Because upper management there is only concerned with a project long enough to use it to jump to the next bigger project. And, bigger is not defined as more important. It's a project with more employees. When I jumped to Expedia very early in that company's history, it was a pleasure to work there. Importance of a project was based upon the number of customers and/or profit. The goal of making a good product and attracting and keeping customers was pounded into us constantly. At Microsoft, making a profit or making customers happy was never a goal of upper management. I never once heard any feedback from customers. At Expedia, we did constant A/B tests and were told exactly what worked and what didn't. That's how you make a better product.

Re:I'm always amazed MS blew the mapping race (-1)

Anonymous Coward | about three weeks ago | (#47405049)

Today driving home from work I saw a big fat nigger sow and a tiny little nigger buck. They were walking down the side walk together. At first I thought they were having one of those rare tender mother and child moments. But these were niggers and the she boon quickly proved it. The mammy sow reached down and just started slapping the shit out of the niglet. I cannot say I was surprised and I laughed all the way home.

It seems that the only time any niglet is disciplined is if it angers the mammy or baby daddy. Niglets are allowed to scream and run wild, spreading misery and beniggerment on the suffering world without the slightest rebuke or correction unless they benigger their own wicked mammy. Then the nigger child abuse instinct kicks in, instead of loving correction they get boiling water or beaten to death.

Re:I'm always amazed MS blew the mapping race (3, Interesting)

amiga3D (567632) | about three weeks ago | (#47405109)

What really bothers me about carbon based lifeforms such as yourself is not the fact you're a racist idiot but rather the feelings you bring out in me. When I first read your hateful, pointless spew I immediately thought of how to hunt down and kill you to cull your DNA from the herd. I then felt shame for sinking down into the muck with you. Off to take a shower to get the slimy stench off me.

Re:I'm always amazed MS blew the mapping race (0)

callmetheraven (711291) | about three weeks ago | (#47405593)

And he's gonna cry, cry, cry, all the way home
all the way home,
all the way home

Re:I'm always amazed MS blew the mapping race (-1)

Anonymous Coward | about three weeks ago | (#47406557)

LOL! The puny dork is so angry that it's deluded itself into thinking it has the ability to harm anyone. You're that little ankle biter dog that can't hurt anything, so it just yips like crazy.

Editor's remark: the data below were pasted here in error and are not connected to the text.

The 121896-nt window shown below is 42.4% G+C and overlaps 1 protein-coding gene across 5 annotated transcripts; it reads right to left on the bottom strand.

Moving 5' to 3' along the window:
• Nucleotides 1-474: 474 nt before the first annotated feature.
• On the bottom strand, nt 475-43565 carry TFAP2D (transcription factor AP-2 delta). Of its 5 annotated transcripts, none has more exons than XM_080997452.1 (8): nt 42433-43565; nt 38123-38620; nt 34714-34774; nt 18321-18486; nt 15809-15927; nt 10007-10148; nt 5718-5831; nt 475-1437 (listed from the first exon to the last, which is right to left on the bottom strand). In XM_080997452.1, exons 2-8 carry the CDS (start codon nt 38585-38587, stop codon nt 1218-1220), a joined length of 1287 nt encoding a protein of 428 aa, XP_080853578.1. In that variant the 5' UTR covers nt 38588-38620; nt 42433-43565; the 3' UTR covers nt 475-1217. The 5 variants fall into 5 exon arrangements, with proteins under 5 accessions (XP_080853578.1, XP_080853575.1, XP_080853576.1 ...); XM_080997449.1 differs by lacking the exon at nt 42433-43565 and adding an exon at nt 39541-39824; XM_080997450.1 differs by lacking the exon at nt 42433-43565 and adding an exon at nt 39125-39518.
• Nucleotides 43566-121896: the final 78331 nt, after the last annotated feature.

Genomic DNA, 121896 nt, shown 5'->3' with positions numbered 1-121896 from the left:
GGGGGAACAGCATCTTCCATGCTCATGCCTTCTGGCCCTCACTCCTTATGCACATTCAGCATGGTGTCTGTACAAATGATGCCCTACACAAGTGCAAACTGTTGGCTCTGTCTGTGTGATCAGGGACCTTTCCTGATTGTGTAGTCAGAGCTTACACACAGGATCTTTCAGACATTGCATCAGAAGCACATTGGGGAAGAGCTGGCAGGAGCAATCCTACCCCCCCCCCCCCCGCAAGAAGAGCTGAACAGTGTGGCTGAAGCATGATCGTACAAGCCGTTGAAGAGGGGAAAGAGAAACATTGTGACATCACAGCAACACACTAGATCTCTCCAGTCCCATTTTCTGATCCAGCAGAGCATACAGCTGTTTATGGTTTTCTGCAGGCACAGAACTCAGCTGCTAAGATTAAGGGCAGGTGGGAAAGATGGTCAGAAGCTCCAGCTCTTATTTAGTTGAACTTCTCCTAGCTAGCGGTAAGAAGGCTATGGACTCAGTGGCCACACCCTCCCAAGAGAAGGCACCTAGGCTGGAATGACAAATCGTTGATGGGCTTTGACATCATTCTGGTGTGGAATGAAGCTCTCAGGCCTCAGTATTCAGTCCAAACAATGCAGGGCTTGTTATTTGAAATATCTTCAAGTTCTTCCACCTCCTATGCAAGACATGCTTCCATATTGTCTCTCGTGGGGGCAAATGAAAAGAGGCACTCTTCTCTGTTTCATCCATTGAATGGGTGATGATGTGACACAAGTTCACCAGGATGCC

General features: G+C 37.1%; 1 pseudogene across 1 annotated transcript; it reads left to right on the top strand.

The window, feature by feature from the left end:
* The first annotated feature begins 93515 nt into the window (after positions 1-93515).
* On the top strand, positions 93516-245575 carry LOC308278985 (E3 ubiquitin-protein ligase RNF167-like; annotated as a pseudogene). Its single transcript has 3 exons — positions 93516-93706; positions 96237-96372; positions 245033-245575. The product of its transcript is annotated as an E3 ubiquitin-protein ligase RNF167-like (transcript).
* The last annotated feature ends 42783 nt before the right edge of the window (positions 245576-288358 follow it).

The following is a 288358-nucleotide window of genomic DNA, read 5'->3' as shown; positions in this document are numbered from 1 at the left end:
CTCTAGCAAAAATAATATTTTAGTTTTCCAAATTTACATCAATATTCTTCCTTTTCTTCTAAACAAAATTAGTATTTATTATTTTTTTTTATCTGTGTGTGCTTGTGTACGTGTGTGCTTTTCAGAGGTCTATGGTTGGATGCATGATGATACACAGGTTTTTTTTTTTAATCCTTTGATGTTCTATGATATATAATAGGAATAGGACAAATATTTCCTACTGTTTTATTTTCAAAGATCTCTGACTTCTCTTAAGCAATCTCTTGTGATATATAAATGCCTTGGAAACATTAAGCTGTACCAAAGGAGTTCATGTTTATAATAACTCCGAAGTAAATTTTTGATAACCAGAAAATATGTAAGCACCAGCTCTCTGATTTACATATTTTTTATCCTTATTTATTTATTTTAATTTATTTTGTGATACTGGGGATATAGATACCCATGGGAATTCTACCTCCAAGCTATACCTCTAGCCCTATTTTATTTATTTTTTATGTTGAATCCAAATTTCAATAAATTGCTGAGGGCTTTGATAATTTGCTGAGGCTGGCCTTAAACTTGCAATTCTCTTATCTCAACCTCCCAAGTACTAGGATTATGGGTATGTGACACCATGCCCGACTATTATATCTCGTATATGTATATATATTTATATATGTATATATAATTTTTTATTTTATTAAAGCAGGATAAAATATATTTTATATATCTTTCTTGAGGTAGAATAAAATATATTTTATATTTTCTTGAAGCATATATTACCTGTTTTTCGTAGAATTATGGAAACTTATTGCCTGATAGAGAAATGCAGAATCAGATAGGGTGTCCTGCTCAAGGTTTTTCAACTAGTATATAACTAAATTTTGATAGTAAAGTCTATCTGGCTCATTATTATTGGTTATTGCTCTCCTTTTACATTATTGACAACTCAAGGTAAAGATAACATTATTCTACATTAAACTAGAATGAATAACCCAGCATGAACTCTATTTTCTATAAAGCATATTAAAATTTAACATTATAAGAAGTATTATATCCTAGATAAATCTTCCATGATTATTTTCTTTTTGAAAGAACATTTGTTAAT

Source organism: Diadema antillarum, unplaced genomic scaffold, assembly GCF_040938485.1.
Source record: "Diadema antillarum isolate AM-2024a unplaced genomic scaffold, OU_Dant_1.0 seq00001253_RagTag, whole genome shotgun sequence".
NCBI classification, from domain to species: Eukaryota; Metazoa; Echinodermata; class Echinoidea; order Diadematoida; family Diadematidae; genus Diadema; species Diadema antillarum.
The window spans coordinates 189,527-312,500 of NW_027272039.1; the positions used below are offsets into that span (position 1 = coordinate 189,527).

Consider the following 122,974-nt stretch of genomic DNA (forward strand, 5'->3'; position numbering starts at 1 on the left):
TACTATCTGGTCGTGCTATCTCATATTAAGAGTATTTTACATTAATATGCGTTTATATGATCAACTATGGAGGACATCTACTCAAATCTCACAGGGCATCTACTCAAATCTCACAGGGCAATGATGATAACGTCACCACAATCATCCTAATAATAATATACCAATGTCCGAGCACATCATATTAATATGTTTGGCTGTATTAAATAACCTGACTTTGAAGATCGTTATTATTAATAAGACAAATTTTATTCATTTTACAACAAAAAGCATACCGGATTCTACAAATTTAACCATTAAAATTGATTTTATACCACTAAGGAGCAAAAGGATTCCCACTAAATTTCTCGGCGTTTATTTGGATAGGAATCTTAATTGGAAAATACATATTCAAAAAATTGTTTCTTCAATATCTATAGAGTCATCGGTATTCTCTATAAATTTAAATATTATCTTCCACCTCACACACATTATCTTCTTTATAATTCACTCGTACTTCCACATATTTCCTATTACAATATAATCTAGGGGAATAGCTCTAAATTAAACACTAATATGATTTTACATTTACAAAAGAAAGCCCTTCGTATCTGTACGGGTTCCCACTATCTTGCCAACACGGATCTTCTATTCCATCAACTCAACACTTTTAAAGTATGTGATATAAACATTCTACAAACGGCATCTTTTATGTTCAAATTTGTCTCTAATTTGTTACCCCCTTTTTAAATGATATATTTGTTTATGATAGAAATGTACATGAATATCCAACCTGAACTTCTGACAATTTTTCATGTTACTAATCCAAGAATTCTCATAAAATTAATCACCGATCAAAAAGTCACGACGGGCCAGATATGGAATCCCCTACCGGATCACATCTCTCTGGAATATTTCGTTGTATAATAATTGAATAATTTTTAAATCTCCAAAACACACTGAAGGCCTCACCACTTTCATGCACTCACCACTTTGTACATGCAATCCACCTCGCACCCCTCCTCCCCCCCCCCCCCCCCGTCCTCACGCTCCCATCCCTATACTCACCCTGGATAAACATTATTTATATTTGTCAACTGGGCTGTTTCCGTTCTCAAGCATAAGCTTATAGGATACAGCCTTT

So yeah, come "waste" me little guy, it will be adorable to see you try.

Is difficult to parse (0)

Anonymous Coward | about three weeks ago | (#47405885)

I think that average english speakers in the United States normally different words to describe what I think you are describing... I am surprised how difficult I found your paragraphs to understand. I think if you changed some words, it would be more understandable to the other people here, and it could still be offensive.

Re:I'm always amazed MS blew the mapping race (0)

Anonymous Coward | about three weeks ago | (#47406227)

"niglet"? At least use the right words.

A black child was called a "Pickaninny"

Re:I'm always amazed MS blew the mapping race (1)

ruir (2709173) | about three weeks ago | (#47405693)

mod up this anon-my team picked up the system administration duties from another team, and everything was very fucked up, just to be nice. The priorities of the other team was just churning things to show the management and doing their little experiments on the side. Two years later, the stability of the service has been rock solid, however often in a while we still have to clean their rubbish when we point our guns to more obscure services.

Re:I'm always amazed MS blew the mapping race (1)

Anonymous Coward | about three weeks ago | (#47405055)

>Talk about a company with zero vision.

You have to remember that Microsoft is an agglomeration of warring fiefdoms [bing.com] instead of an actual company, with whichever VP talks the fastest getting the resources. This really explains every boneheaded thing they've done over the past couple decades.

Re:I'm always amazed MS blew the mapping race (2, Interesting)

callmetheraven (711291) | about three weeks ago | (#47405461)

Bing maps is a ghost town, and rightfully so
I can get embed a LOT of google maps services (actually from two different google map services) for free, with plenty of neat features, and a JavaScript library of extras provided free from Google. OR
I can go to Bing Maps and get NOTHING free, yes that's right FUCK ALL nothing. I can sign up for their expensive service and get their half-assed maps. Fuck Bing maps and their pathetic service, they are an almost-ran and will never be more.

10, 9, 8.... (0)

djupedal (584558) | about three weeks ago | (#47405023)

"Microsoft is now pushing Bing Maps exclusively"